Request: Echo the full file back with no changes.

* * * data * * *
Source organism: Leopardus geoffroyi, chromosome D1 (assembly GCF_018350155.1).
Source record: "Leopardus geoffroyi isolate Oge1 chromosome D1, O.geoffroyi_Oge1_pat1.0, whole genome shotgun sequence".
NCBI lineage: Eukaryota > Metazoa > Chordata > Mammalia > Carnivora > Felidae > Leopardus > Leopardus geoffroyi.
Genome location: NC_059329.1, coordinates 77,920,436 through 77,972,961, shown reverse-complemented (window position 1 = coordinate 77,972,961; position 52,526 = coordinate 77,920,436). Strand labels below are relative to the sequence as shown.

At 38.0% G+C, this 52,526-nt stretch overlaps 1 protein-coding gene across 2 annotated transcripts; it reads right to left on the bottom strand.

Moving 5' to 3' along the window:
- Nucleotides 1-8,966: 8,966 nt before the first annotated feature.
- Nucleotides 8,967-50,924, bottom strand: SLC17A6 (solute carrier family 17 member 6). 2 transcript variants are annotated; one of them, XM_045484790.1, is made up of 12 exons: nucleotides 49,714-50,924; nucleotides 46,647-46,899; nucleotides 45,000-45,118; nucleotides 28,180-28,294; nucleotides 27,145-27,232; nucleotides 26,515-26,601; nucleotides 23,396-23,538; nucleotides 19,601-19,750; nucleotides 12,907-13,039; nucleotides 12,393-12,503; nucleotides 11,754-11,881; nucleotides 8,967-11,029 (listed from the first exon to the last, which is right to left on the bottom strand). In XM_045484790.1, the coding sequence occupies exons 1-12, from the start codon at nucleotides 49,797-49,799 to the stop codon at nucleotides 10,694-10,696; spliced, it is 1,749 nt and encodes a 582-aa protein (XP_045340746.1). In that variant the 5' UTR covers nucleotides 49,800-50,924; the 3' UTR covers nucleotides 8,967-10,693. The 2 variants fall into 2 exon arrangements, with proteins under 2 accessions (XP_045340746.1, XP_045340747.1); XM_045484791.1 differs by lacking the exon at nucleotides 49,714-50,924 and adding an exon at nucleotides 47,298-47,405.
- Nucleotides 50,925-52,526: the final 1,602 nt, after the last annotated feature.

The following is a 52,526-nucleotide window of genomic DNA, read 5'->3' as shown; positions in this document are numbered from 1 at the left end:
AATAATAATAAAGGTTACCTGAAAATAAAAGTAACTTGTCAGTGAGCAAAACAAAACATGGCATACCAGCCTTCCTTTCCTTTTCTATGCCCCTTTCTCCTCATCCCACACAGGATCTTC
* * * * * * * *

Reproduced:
Source organism: Leopardus geoffroyi, chromosome D1 (assembly GCF_018350155.1).
Source record: "Leopardus geoffroyi isolate Oge1 chromosome D1, O.geoffroyi_Oge1_pat1.0, whole genome shotgun sequence".
NCBI lineage: Eukaryota > Metazoa > Chordata > Mammalia > Carnivora > Felidae > Leopardus > Leopardus geoffroyi.
Genome location: NC_059329.1, coordinates 77,920,436 through 77,972,961, shown reverse-complemented (window position 1 = coordinate 77,972,961; position 52,526 = coordinate 77,920,436). Strand labels below are relative to the sequence as shown.

At 38.0% G+C, this 52,526-nt stretch overlaps 1 protein-coding gene across 2 annotated transcripts; it reads right to left on the bottom strand.

Moving 5' to 3' along the window:
- Nucleotides 1-8,966: 8,966 nt before the first annotated feature.
- Nucleotides 8,967-50,924, bottom strand: SLC17A6 (solute carrier family 17 member 6). 2 transcript variants are annotated; one of them, XM_045484790.1, is made up of 12 exons: nucleotides 49,714-50,924; nucleotides 46,647-46,899; nucleotides 45,000-45,118; nucleotides 28,180-28,294; nucleotides 27,145-27,232; nucleotides 26,515-26,601; nucleotides 23,396-23,538; nucleotides 19,601-19,750; nucleotides 12,907-13,039; nucleotides 12,393-12,503; nucleotides 11,754-11,881; nucleotides 8,967-11,029 (listed from the first exon to the last, which is right to left on the bottom strand). In XM_045484790.1, the coding sequence occupies exons 1-12, from the start codon at nucleotides 49,797-49,799 to the stop codon at nucleotides 10,694-10,696; spliced, it is 1,749 nt and encodes a 582-aa protein (XP_045340746.1). In that variant the 5' UTR covers nucleotides 49,800-50,924; the 3' UTR covers nucleotides 8,967-10,693. The 2 variants fall into 2 exon arrangements, with proteins under 2 accessions (XP_045340746.1, XP_045340747.1); XM_045484791.1 differs by lacking the exon at nucleotides 49,714-50,924 and adding an exon at nucleotides 47,298-47,405.
- Nucleotides 50,925-52,526: the final 1,602 nt, after the last annotated feature.

The following is a 52,526-nucleotide window of genomic DNA, read 5'->3' as shown; positions in this document are numbered from 1 at the left end:
AATAATAATAAAGGTTACCTGAAAATAAAAGTAACTTGTCAGTGAGCAAAACAAAACATGGCATACCAGCCTTCCTTTCCTTTTCTATGCCCCTTTCTCCTCATCCCACACAGGATCTTC